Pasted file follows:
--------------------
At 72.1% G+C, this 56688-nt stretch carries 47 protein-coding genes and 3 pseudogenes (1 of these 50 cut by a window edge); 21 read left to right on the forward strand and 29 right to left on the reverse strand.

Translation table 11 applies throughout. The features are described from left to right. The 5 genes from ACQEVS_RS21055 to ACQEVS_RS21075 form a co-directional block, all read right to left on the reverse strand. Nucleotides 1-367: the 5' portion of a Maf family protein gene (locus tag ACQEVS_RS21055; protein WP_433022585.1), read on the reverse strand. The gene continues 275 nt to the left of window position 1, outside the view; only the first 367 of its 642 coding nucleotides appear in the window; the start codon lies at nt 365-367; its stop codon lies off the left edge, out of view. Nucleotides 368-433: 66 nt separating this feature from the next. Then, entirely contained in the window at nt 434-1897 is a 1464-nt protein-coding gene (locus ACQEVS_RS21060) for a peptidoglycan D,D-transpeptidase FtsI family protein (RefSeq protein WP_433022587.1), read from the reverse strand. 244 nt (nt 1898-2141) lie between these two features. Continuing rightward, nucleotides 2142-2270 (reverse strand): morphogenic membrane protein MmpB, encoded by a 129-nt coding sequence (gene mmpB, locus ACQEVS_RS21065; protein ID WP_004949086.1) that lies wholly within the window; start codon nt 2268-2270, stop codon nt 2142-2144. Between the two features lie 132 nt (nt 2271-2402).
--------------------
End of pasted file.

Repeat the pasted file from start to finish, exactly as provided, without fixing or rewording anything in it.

At 72.1% G+C, this 56688-nt stretch carries 47 protein-coding genes and 3 pseudogenes (1 of these 50 cut by a window edge); 21 read left to right on the forward strand and 29 right to left on the reverse strand.

Translation table 11 applies throughout. The features are described from left to right. The 5 genes from ACQEVS_RS21055 to ACQEVS_RS21075 form a co-directional block, all read right to left on the reverse strand. Nucleotides 1-367: the 5' portion of a Maf family protein gene (locus tag ACQEVS_RS21055; protein WP_433022585.1), read on the reverse strand. The gene continues 275 nt to the left of window position 1, outside the view; only the first 367 of its 642 coding nucleotides appear in the window; the start codon lies at nt 365-367; its stop codon lies off the left edge, out of view. Nucleotides 368-433: 66 nt separating this feature from the next. Then, entirely contained in the window at nt 434-1897 is a 1464-nt protein-coding gene (locus ACQEVS_RS21060) for a peptidoglycan D,D-transpeptidase FtsI family protein (RefSeq protein WP_433022587.1), read from the reverse strand. 244 nt (nt 1898-2141) lie between these two features. Continuing rightward, nucleotides 2142-2270 (reverse strand): morphogenic membrane protein MmpB, encoded by a 129-nt coding sequence (gene mmpB, locus ACQEVS_RS21065; protein ID WP_004949086.1) that lies wholly within the window; start codon nt 2268-2270, stop codon nt 2142-2144. Between the two features lie 132 nt (nt 2271-2402).